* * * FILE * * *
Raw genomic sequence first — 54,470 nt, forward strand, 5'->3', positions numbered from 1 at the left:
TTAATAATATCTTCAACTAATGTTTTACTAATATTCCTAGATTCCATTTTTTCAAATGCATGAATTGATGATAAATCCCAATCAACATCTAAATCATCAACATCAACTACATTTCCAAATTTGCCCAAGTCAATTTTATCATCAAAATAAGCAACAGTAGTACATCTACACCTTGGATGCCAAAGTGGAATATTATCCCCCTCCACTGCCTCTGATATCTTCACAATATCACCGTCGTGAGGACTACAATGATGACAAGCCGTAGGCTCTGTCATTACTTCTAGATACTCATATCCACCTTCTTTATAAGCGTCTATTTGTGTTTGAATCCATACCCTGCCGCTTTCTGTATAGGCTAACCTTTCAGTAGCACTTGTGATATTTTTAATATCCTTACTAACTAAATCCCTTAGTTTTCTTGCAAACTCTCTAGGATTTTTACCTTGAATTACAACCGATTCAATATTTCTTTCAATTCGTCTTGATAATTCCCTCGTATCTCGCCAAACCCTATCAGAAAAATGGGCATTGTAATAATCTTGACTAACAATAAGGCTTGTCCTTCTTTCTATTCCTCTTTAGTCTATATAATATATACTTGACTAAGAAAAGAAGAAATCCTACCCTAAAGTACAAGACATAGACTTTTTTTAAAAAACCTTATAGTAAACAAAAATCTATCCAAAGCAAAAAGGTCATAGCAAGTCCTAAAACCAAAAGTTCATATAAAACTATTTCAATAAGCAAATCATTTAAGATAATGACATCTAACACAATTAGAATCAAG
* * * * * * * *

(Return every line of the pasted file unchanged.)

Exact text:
Raw genomic sequence first — 54,470 nt, forward strand, 5'->3', positions numbered from 1 at the left:
TTAATAATATCTTCAACTAATGTTTTACTAATATTCCTAGATTCCATTTTTTCAAATGCATGAATTGATGATAAATCCCAATCAACATCTAAATCATCAACATCAACTACATTTCCAAATTTGCCCAAGTCAATTTTATCATCAAAATAAGCAACAGTAGTACATCTACACCTTGGATGCCAAAGTGGAATATTATCCCCCTCCACTGCCTCTGATATCTTCACAATATCACCGTCGTGAGGACTACAATGATGACAAGCCGTAGGCTCTGTCATTACTTCTAGATACTCATATCCACCTTCTTTATAAGCGTCTATTTGTGTTTGAATCCATACCCTGCCGCTTTCTGTATAGGCTAACCTTTCAGTAGCACTTGTGATATTTTTAATATCCTTACTAACTAAATCCCTTAGTTTTCTTGCAAACTCTCTAGGATTTTTACCTTGAATTACAACCGATTCAATATTTCTTTCAATTCGTCTTGATAATTCCCTCGTATCTCGCCAAACCCTATCAGAAAAATGGGCATTGTAATAATCTTGACTAACAATAAGGCTTGTCCTTCTTTCTATTCCTCTTTAGTCTATATAATATATACTTGACTAAGAAAAGAAGAAATCCTACCCTAAAGTACAAGACATAGACTTTTTTTAAAAAACCTTATAGTAAACAAAAATCTATCCAAAGCAAAAAGGTCATAGCAAGTCCTAAAACCAAAAGTTCATATAAAACTATTTCAATAAGCAAATCATTTAAGATAATGACATCTAACACAATTAGAATCAAG